It will start early in the morning and not let up in intensity until the moment all polls are closed: if there is voter fraud, Fox News' Chief Election Investigative Correspondent Team will find it and expose it.

In the Fox News editorial mind-set, it is very easy to spot voter fraud: You just go to polling stations where there are long lines of black people waiting to vote, and presume they're doing so illegally, for perhaps the fourth or fifth time in the day. Field reporters with names like Griff Jenkins and Dirt McFluffpants will "infiltrate" predominantly African-American polling stations and annoy voters about why they're voting illegally and demand to see their driver's licenses and birth certificates. Inevitably one hassled person in line will ask them to fuck off. Griff McDirt will pretend to be pushed to the ground and wail in pain, and then report from his hospital bed that black voters are trying to steal elections -- he has hard video evidence of them in line, trying to vote. The panel back at headquarters will express fury at these New Black Panther Party tactics and then delve into a discussion about the epidemic of black-on-white violence, which is actively fostered by the welfare policies of President Barack Obama.

As nighttime rolls in and with it the likelihood that Republicans will find themselves with a slender Senate majority, there'll be champagne popping, sure, and then analysis. Serious analysis. Questions for the president and Democratic Party. Can there be any doubt, Sean, that the Democratic Party has permanently lost the faith of the American public and should be banned? Well, yes, Karl, but my question is this: Will President Obama now have the decency to resign? Isn't this the signal that the American people are sending him -- to resign immediately? And here's the other thing, Brit: A pretty girl likes to be complimented on her appearance, that's why she dresses like that.


It's bound to be a gloomy, depressing election night at MSNBC, so tonight's silver lining will be the Great Democratic Wave in Statewide Races of 2014.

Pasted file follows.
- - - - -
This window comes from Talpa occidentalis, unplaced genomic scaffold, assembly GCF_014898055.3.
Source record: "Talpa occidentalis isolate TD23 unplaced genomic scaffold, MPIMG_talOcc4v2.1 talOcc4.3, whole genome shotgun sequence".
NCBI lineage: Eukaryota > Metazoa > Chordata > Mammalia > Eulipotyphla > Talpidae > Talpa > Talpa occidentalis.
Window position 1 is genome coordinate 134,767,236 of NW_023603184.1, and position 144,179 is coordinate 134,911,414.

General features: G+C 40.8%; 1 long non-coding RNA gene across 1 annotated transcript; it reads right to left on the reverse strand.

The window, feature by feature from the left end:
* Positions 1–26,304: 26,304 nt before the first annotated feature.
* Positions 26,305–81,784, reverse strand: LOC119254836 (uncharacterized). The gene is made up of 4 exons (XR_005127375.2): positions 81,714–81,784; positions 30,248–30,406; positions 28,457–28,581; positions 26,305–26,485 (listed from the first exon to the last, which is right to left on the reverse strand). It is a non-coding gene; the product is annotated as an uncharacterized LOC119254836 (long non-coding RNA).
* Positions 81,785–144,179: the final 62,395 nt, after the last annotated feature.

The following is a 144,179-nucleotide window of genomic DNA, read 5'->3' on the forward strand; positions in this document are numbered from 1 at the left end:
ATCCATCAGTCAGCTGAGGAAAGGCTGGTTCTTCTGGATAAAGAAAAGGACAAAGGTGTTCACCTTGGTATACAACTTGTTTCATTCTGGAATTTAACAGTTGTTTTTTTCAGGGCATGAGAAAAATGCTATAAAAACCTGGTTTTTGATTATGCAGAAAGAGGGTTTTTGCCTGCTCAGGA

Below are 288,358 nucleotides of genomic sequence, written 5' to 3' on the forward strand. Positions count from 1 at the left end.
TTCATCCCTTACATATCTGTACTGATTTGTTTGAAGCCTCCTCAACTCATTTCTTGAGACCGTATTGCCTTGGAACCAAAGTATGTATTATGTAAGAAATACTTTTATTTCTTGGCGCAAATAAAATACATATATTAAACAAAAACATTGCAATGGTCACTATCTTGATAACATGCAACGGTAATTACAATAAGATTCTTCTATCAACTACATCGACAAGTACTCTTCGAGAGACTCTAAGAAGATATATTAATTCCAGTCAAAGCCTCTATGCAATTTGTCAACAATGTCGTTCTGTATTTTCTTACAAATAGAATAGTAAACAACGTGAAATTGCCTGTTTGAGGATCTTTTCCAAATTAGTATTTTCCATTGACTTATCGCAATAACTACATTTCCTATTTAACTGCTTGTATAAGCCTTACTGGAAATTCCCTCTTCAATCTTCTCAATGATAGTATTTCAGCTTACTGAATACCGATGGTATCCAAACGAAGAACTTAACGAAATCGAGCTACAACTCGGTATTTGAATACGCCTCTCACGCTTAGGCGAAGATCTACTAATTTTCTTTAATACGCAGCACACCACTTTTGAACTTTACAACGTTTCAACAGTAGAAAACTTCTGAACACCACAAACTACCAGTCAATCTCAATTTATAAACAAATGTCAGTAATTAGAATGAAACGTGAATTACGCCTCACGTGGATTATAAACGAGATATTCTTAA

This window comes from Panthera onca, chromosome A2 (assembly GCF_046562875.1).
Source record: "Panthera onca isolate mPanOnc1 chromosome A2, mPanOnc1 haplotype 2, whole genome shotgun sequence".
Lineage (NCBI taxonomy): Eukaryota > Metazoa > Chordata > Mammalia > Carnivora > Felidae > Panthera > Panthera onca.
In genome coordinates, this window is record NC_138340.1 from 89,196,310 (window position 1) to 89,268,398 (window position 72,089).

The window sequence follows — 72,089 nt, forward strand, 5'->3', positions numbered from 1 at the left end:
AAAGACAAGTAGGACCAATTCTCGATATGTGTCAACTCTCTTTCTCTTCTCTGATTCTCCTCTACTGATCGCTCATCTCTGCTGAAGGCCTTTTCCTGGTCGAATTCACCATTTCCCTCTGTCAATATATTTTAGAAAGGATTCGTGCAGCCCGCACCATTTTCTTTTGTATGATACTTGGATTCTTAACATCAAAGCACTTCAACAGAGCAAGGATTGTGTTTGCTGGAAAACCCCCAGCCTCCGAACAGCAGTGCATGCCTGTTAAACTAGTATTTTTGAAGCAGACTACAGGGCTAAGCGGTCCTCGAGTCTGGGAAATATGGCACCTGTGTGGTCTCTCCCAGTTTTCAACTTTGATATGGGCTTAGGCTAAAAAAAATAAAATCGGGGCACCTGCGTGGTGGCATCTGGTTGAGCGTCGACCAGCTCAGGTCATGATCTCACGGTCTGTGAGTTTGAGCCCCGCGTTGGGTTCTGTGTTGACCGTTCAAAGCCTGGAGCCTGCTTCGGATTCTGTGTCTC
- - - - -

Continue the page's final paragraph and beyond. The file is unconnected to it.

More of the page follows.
Expect intensive coverage of the fact that Democrats will pick up some governors' mansions and lose a couple others for a modest net gain (all while losing lots of state legislatures). BAM -- SUCK IT, RETHUGLICANS. America will have chosen uniformly that it loooooves the Democratic Party, what with those couple of governors races they'll win. Is it time for the Republican Party to disband? They hate women and birth control, that's what the public is saying on this night, election night in Blue America 2014.

There will be "Big Ed" Schultz perhaps chatting with a member of a trade union in Madison, Wisconsin. Chris Matthews will say, I knew Jack and Bobby Kennedy, OK maybe I didn't, but I knew Tip O'Neill and Jimmy Carter and if Tip O'Carter were alive today, golly, he'd be proud of this Democratic performance tonight. It's like what I say to the guys back in the neighborhood in Pennsylvania, in Pennsylvania. What do I say, I say to them, here's what I tell them. 

Then one of the smart people like Chris Hayes will interrupt and say, "Umm should we talk about how Democrats lost like nine Senate seats?"

The mood will turn dour. Al Sharpton will quietly sneak off the set and mutter something about "another gig" across town. Chris Matthews will remember that he actually hates the Obama administration and thinks they need to stop talking about this women's birth control business, it's costing them Irishtown and the Italian ghettoes and other assorted "people who work with their hands, tough hands." Rachel Maddow will get into a hollering match with him and make some drinks. A lot of drinks.

Jim Newell

Jim Newell covers politics and media for Salon.